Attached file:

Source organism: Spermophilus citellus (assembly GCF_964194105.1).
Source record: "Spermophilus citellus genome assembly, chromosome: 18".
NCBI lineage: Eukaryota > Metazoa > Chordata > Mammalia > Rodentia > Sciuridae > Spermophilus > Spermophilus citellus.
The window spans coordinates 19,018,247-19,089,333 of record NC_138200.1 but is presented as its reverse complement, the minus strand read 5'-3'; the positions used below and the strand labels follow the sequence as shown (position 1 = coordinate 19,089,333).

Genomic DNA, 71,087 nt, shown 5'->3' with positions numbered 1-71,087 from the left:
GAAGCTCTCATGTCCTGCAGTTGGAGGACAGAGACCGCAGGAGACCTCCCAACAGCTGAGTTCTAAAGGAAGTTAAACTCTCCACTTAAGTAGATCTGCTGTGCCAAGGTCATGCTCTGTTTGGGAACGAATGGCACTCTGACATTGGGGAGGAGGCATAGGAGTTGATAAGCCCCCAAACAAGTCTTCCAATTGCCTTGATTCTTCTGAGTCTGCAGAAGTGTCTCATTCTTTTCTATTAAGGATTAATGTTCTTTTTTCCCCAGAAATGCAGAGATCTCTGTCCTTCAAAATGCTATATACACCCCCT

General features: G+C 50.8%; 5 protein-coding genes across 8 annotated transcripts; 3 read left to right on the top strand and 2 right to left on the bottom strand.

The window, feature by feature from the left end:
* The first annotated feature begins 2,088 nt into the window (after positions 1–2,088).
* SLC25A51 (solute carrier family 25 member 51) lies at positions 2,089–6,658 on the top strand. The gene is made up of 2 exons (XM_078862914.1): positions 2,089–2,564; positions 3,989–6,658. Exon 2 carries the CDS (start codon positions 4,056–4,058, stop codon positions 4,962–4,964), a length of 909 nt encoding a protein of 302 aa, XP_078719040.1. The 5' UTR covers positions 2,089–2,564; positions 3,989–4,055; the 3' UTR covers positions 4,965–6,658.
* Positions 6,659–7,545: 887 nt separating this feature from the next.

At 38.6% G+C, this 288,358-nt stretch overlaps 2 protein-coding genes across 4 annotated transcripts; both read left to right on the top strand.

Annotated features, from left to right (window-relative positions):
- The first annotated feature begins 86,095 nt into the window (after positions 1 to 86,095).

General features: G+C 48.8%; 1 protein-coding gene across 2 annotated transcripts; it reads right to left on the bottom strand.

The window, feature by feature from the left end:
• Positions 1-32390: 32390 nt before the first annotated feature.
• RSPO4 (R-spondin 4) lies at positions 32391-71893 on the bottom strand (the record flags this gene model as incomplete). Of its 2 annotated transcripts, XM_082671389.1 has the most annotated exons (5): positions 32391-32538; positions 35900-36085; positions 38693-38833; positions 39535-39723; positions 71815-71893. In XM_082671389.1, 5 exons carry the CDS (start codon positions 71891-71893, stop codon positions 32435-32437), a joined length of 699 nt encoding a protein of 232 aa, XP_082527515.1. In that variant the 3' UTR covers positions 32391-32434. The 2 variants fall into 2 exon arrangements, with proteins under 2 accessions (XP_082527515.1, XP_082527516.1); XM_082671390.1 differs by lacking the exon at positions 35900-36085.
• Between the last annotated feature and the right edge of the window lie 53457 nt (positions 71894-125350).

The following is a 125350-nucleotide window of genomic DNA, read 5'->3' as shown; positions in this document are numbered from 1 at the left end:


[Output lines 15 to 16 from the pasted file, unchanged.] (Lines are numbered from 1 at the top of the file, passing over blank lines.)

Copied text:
General features: G+C 48.8%; 1 protein-coding gene across 2 annotated transcripts; it reads right to left on the bottom strand.

The window, feature by feature from the left end: